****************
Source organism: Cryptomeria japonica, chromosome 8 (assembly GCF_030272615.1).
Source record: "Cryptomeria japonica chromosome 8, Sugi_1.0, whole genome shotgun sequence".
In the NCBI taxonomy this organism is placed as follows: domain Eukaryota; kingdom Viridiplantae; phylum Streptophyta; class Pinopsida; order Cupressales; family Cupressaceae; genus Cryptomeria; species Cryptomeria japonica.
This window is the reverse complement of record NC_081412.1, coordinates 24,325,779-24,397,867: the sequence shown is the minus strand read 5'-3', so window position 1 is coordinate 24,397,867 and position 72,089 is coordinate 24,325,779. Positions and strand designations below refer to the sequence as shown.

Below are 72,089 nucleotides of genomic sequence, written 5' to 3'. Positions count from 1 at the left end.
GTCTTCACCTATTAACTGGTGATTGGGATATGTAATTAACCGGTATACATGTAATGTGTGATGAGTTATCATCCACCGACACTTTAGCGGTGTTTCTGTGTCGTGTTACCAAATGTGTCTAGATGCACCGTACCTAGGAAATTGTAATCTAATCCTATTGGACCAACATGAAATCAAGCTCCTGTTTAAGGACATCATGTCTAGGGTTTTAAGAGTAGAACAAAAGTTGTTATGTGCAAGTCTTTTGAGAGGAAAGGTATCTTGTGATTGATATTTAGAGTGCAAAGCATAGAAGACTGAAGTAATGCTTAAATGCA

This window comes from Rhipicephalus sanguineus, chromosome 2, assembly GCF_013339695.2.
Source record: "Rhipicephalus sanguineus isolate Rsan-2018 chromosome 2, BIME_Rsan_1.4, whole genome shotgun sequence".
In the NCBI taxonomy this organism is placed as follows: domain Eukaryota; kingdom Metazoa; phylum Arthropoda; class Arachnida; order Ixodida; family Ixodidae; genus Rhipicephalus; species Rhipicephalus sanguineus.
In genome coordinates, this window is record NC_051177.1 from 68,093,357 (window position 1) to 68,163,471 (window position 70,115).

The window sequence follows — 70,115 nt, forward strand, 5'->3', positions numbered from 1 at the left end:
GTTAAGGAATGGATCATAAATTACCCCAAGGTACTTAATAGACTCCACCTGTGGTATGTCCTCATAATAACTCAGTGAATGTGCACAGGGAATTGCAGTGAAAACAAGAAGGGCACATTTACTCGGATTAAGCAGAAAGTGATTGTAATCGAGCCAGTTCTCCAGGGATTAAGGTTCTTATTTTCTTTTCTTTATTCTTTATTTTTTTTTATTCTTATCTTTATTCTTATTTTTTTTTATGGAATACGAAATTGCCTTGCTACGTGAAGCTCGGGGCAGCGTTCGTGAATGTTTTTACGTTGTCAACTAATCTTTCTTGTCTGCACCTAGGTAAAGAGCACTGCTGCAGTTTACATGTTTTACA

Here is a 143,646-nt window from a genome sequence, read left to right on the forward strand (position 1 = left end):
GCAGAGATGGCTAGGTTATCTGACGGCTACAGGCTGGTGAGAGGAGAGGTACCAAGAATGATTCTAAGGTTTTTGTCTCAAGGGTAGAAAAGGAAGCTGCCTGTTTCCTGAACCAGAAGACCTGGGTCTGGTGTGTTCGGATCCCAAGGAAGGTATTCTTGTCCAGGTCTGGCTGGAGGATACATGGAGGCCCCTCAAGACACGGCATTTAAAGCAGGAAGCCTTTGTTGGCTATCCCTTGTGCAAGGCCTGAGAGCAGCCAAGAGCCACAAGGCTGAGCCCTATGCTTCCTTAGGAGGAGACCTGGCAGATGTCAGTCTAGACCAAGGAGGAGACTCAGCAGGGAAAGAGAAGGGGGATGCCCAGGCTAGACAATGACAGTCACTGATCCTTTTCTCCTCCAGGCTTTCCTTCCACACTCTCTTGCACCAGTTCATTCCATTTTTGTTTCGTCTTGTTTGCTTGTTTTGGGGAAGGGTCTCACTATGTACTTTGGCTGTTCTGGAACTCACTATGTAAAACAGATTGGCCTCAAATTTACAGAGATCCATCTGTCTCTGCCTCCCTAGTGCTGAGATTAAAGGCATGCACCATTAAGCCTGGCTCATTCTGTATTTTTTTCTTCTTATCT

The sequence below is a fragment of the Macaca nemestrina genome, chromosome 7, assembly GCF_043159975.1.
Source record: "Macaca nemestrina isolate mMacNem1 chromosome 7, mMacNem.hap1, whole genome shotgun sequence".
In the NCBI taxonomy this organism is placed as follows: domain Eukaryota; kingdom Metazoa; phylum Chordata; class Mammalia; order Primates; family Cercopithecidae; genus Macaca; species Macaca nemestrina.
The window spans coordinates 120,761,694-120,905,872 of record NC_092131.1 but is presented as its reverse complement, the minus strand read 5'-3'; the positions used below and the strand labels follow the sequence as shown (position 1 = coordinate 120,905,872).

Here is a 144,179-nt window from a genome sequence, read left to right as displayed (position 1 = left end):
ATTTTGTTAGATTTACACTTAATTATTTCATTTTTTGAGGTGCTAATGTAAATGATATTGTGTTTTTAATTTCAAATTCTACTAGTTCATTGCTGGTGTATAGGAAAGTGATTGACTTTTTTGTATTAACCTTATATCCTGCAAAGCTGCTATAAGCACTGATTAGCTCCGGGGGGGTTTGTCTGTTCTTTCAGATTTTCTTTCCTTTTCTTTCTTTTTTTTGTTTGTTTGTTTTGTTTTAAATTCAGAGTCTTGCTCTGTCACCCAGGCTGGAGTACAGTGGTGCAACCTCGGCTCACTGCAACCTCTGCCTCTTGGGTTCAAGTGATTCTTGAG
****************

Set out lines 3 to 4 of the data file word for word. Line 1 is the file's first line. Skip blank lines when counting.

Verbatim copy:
In the NCBI taxonomy this organism is placed as follows: domain Eukaryota; kingdom Viridiplantae; phylum Streptophyta; class Pinopsida; order Cupressales; family Cupressaceae; genus Cryptomeria; species Cryptomeria japonica.
This window is the reverse complement of record NC_081412.1, coordinates 24,325,779-24,397,867: the sequence shown is the minus strand read 5'-3', so window position 1 is coordinate 24,397,867 and position 72,089 is coordinate 24,325,779. Positions and strand designations below refer to the sequence as shown.